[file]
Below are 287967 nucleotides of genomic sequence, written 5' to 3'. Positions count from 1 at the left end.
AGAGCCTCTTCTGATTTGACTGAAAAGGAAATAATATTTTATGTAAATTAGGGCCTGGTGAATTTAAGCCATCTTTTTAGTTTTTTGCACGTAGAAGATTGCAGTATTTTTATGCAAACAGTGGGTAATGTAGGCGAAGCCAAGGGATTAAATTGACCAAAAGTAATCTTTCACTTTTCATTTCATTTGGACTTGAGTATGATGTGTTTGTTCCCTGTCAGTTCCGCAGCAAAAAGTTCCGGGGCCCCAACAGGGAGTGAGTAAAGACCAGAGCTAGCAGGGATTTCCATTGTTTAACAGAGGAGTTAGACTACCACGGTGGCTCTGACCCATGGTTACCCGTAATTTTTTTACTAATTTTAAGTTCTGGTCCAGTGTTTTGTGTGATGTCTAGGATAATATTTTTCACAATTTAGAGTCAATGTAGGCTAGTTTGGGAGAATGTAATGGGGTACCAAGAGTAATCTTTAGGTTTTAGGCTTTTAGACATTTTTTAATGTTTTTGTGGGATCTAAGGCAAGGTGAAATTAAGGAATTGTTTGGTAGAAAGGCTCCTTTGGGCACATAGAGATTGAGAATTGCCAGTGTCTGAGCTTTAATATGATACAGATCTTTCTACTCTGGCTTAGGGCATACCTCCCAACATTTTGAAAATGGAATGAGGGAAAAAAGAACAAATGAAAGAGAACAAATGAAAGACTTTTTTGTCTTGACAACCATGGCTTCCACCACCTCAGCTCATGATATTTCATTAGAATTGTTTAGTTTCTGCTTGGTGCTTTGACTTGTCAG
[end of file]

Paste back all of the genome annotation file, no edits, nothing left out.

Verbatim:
Below are 287967 nucleotides of genomic sequence, written 5' to 3'. Positions count from 1 at the left end.
AGAGCCTCTTCTGATTTGACTGAAAAGGAAATAATATTTTATGTAAATTAGGGCCTGGTGAATTTAAGCCATCTTTTTAGTTTTTTGCACGTAGAAGATTGCAGTATTTTTATGCAAACAGTGGGTAATGTAGGCGAAGCCAAGGGATTAAATTGACCAAAAGTAATCTTTCACTTTTCATTTCATTTGGACTTGAGTATGATGTGTTTGTTCCCTGTCAGTTCCGCAGCAAAAAGTTCCGGGGCCCCAACAGGGAGTGAGTAAAGACCAGAGCTAGCAGGGATTTCCATTGTTTAACAGAGGAGTTAGACTACCACGGTGGCTCTGACCCATGGTTACCCGTAATTTTTTTACTAATTTTAAGTTCTGGTCCAGTGTTTTGTGTGATGTCTAGGATAATATTTTTCACAATTTAGAGTCAATGTAGGCTAGTTTGGGAGAATGTAATGGGGTACCAAGAGTAATCTTTAGGTTTTAGGCTTTTAGACATTTTTTAATGTTTTTGTGGGATCTAAGGCAAGGTGAAATTAAGGAATTGTTTGGTAGAAAGGCTCCTTTGGGCACATAGAGATTGAGAATTGCCAGTGTCTGAGCTTTAATATGATACAGATCTTTCTACTCTGGCTTAGGGCATACCTCCCAACATTTTGAAAATGGAATGAGGGAAAAAAGAACAAATGAAAGAGAACAAATGAAAGACTTTTTTGTCTTGACAACCATGGCTTCCACCACCTCAGCTCATGATATTTCATTAGAATTGTTTAGTTTCTGCTTGGTGCTTTGACTTGTCAG